10 ras 09.17.12 at 6:24 pm

Kids don’t lie? Not in the Salem witch trials at least. How, I would ask, do the studies determine the children’s’ accuracy after the fact? By conviction rate?

P.S. her roll in the injustice … If this typo was not deliberate it should have been. A fine turn of phrase!

11 Ron Miller 09.17.12 at 9:22 pm

You people are stone nuts. The blame the kids mentality is more than a little sick. I wanna say these are comments from the 1950s but I think that is disrespectful to the evolution of man at that time.

Reuven, you would not have acquited Sandusky. Okay, let’s get or record here: who is with him? Just how much evidence would you need to convict a child molester. How many victims are required to stand up?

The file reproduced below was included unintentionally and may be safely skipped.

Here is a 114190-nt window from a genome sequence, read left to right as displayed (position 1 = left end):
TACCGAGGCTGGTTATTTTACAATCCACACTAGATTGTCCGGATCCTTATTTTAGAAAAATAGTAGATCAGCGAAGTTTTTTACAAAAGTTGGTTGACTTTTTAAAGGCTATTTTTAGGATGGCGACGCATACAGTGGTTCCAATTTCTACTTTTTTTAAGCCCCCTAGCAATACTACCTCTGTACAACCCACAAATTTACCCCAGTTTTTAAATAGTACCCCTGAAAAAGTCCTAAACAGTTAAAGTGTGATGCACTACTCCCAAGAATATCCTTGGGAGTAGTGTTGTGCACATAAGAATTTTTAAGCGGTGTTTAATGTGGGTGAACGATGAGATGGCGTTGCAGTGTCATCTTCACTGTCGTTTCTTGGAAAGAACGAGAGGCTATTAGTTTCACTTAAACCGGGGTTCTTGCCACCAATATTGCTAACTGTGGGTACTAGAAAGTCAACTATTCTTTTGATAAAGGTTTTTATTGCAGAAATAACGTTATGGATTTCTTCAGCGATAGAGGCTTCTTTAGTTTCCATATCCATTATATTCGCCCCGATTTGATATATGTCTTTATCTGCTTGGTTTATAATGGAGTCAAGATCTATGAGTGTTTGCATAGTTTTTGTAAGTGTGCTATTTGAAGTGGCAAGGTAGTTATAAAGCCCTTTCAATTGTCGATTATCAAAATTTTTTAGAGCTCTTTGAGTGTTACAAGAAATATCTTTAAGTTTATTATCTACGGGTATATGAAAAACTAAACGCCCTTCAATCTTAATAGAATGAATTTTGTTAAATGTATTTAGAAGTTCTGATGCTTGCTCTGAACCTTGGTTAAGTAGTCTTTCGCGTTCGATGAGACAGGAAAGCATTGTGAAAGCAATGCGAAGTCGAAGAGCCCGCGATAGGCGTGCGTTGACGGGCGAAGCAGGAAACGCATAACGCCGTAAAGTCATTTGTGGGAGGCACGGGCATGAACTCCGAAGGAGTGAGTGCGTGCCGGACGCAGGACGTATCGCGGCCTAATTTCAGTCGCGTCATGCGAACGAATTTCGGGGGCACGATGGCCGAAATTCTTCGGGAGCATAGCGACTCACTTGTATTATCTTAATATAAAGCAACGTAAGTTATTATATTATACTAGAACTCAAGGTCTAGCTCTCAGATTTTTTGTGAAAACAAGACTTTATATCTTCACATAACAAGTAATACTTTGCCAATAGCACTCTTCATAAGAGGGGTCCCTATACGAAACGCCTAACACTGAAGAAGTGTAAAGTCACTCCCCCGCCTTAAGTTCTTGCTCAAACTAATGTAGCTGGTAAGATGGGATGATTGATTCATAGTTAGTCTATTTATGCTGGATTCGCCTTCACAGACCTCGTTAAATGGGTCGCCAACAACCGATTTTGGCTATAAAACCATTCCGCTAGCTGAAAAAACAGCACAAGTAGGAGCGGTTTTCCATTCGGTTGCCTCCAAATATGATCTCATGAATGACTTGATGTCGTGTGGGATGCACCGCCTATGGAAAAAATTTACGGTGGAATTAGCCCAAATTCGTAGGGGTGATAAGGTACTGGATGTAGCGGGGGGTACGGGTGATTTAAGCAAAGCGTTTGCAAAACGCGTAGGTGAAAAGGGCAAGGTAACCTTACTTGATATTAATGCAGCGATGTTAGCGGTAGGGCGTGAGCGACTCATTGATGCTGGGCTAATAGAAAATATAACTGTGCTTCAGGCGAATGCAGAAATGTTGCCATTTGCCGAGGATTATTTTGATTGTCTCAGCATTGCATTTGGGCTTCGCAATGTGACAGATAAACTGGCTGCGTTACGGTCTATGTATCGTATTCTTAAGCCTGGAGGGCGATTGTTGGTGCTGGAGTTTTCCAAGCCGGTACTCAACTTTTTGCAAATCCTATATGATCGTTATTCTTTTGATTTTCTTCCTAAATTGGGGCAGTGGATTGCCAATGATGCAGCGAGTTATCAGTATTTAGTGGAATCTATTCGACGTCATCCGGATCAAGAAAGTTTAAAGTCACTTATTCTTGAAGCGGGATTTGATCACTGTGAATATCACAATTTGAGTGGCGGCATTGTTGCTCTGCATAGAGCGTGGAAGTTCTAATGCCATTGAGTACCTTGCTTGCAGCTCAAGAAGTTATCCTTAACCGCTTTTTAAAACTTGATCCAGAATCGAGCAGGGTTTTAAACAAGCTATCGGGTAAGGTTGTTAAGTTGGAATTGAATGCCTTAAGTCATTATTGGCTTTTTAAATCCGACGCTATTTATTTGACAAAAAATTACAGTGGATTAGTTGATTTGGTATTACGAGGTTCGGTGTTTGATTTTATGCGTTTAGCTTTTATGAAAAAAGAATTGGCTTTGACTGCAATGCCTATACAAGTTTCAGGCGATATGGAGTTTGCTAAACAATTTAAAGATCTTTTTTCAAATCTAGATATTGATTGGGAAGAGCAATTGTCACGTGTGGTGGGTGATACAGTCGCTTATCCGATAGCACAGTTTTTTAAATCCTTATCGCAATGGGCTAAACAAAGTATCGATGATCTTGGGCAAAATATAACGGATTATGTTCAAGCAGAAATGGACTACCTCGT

My gosh. How many repressed memory cases have lead to convictions in this country? I would be stunned if there were 5 convictions in America last year… and those cases probably had a lot more evidence. Someone prove me wrong.

I come here because I think it is fun to spar with people who I generally disagree with and because Walter provides a nice forum for it that encourages respectful argument.

This isn’t fun.

12 Richard Nieporent 09.17.12 at 11:43 pm

I come here because I think it is fun to spar with people who I generally disagree with and because Walter provides a nice forum for it that encourages respectful argument.

You people are stone nuts.

13 William Nuesslein 09.18.12 at 4:17 am

@Ron Miller